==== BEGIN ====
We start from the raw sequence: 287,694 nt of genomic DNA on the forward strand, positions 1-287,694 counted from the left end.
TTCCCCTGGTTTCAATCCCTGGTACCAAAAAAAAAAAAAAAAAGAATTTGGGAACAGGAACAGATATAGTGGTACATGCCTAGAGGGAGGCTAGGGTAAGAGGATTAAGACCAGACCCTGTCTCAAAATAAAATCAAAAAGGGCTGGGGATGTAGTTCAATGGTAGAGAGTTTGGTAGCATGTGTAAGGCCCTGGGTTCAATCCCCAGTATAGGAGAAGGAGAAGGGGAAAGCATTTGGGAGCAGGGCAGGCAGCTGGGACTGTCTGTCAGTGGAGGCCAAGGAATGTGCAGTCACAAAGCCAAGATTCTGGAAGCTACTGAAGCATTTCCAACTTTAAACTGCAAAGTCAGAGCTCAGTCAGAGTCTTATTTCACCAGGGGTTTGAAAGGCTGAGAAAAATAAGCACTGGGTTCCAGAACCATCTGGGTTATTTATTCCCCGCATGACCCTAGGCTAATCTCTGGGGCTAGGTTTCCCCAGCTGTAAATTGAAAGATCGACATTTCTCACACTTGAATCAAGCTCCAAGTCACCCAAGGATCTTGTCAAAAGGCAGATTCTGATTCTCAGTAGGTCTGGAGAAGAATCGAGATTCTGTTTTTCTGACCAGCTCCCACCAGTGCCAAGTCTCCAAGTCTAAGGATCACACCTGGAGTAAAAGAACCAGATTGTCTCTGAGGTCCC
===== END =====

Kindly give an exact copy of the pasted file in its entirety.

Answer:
We start from the raw sequence: 287,694 nt of genomic DNA on the forward strand, positions 1-287,694 counted from the left end.
TTCCCCTGGTTTCAATCCCTGGTACCAAAAAAAAAAAAAAAAAGAATTTGGGAACAGGAACAGATATAGTGGTACATGCCTAGAGGGAGGCTAGGGTAAGAGGATTAAGACCAGACCCTGTCTCAAAATAAAATCAAAAAGGGCTGGGGATGTAGTTCAATGGTAGAGAGTTTGGTAGCATGTGTAAGGCCCTGGGTTCAATCCCCAGTATAGGAGAAGGAGAAGGGGAAAGCATTTGGGAGCAGGGCAGGCAGCTGGGACTGTCTGTCAGTGGAGGCCAAGGAATGTGCAGTCACAAAGCCAAGATTCTGGAAGCTACTGAAGCATTTCCAACTTTAAACTGCAAAGTCAGAGCTCAGTCAGAGTCTTATTTCACCAGGGGTTTGAAAGGCTGAGAAAAATAAGCACTGGGTTCCAGAACCATCTGGGTTATTTATTCCCCGCATGACCCTAGGCTAATCTCTGGGGCTAGGTTTCCCCAGCTGTAAATTGAAAGATCGACATTTCTCACACTTGAATCAAGCTCCAAGTCACCCAAGGATCTTGTCAAAAGGCAGATTCTGATTCTCAGTAGGTCTGGAGAAGAATCGAGATTCTGTTTTTCTGACCAGCTCCCACCAGTGCCAAGTCTCCAAGTCTAAGGATCACACCTGGAGTAAAAGAACCAGATTGTCTCTGAGGTCCC